A Buffalo pro-life pregnancy center that was firebombed and vandalized by pro-abortion extremist group Jane’s Revenge in June has re-opened its doors to patients after rebuilding for 52 days and incurring over $100,000 in new security expenses.
After the arson attack against Compass Care in Buffalo, N.Y., Jane’s Revenge claimed responsibility in an online memorandum. It also threatened to unleash a rampage of violence against pro-life clinics nationwide following the leak of the Supreme Court draft opinion that would overturn Roe v. Wade.
The day after it was firebombed, Compass Care relocated so it could continue offering its services to distressed pregnant women, CEO Jim Harden told National Review. “This is the generosity of the people of Buffalo; we were offered three different alternate locations,” he says. The one he settled on was left undisclosed for safety reasons.
While the organization’s Buffalo operation, which Harden claims doesn’t receive a “dime of state or federal money,” quickly repaired the damage and rebounded, it’s in a financially disadvantaged position now. The center had to implement all kinds of expensive security measures, including armed guards at the undisclosed location and a secured perimeter and entry points, he says.
“Security alone at all three of our sites has cost $150,000 this year. In the next budget it will probably cost us an additional $80,000 every year,” he adds. Harden even had to temporarily move his family due to doxxing from pro-abortion activists.
Meanwhile, the perpetrators of the attack have still not been caught, he says. The Amherst Police Department released a statement Monday, the day of Compass Care’s re-groundbreaking ceremony, saying that it is still collaborating with the “FBI and other Federal Agencies to bring this case to resolve.” Law enforcement is examining and following multiple leads, Amherst police said.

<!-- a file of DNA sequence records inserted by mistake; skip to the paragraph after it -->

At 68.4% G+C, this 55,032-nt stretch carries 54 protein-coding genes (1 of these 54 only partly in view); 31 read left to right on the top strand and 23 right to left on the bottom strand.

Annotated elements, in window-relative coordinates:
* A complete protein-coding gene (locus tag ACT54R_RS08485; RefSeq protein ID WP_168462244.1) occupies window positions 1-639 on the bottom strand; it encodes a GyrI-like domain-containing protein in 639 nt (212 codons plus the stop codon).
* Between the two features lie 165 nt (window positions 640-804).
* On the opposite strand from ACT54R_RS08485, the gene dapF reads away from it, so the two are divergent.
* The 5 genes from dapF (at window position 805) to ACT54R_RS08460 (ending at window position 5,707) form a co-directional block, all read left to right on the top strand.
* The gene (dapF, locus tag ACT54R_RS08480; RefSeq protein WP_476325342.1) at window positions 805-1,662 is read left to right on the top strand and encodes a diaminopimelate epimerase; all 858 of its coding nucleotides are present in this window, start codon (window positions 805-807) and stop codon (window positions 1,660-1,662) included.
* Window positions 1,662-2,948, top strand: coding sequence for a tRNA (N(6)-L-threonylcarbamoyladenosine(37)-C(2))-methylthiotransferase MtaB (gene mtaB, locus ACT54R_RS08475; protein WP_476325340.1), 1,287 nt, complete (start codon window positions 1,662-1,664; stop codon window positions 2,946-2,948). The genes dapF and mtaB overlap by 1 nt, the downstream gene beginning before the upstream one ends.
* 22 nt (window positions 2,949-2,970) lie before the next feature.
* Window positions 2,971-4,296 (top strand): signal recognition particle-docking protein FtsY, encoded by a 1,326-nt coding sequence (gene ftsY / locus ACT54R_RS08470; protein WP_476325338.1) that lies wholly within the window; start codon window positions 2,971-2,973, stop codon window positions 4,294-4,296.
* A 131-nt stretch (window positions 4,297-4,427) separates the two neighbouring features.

Just six days after Jane’s Revenge attacked Compass Care, Democratic New York Governor Kathy Hochul signed legislation to investigate the state’s pro-life pregnancy centers that offer an alternative to abortion, maternity care, diagnostic pregnancy services, abortion pill reversal, and post-abortion medical and emotional support.
Sponsored by State Senator Brad Holyman, the bill “directs the Commissioner of Health to study and report on unlicensed, often misleading facilities that offer pregnancy-related services but don’t provide or refer for comprehensive reproductive healthcare.” He claimed that such centers “are often more interested in pushing their own agenda than doing what’s best for their patient’s health, and they waste precious time for pregnant people who may consider abortion.”
Harden said Hochul and New York Attorney General Letitia James were invited to Compass Care’s re-opening ceremony but did not respond. In July, Hochul announced that $10 million would be awarded to 63 for-profit abortion clinics in the state for maintaining their businesses and security.
“They got the funding, despite the fact that we’re getting the threats,” he says. “Pro-abortion politicians like Hochul are fomenting this violence. But when we’re attacked, they’re not attacking Compass Care or pregnancy centers. They’re attacking women and the care that they need in their moment of crisis.”
Reporting from National Review.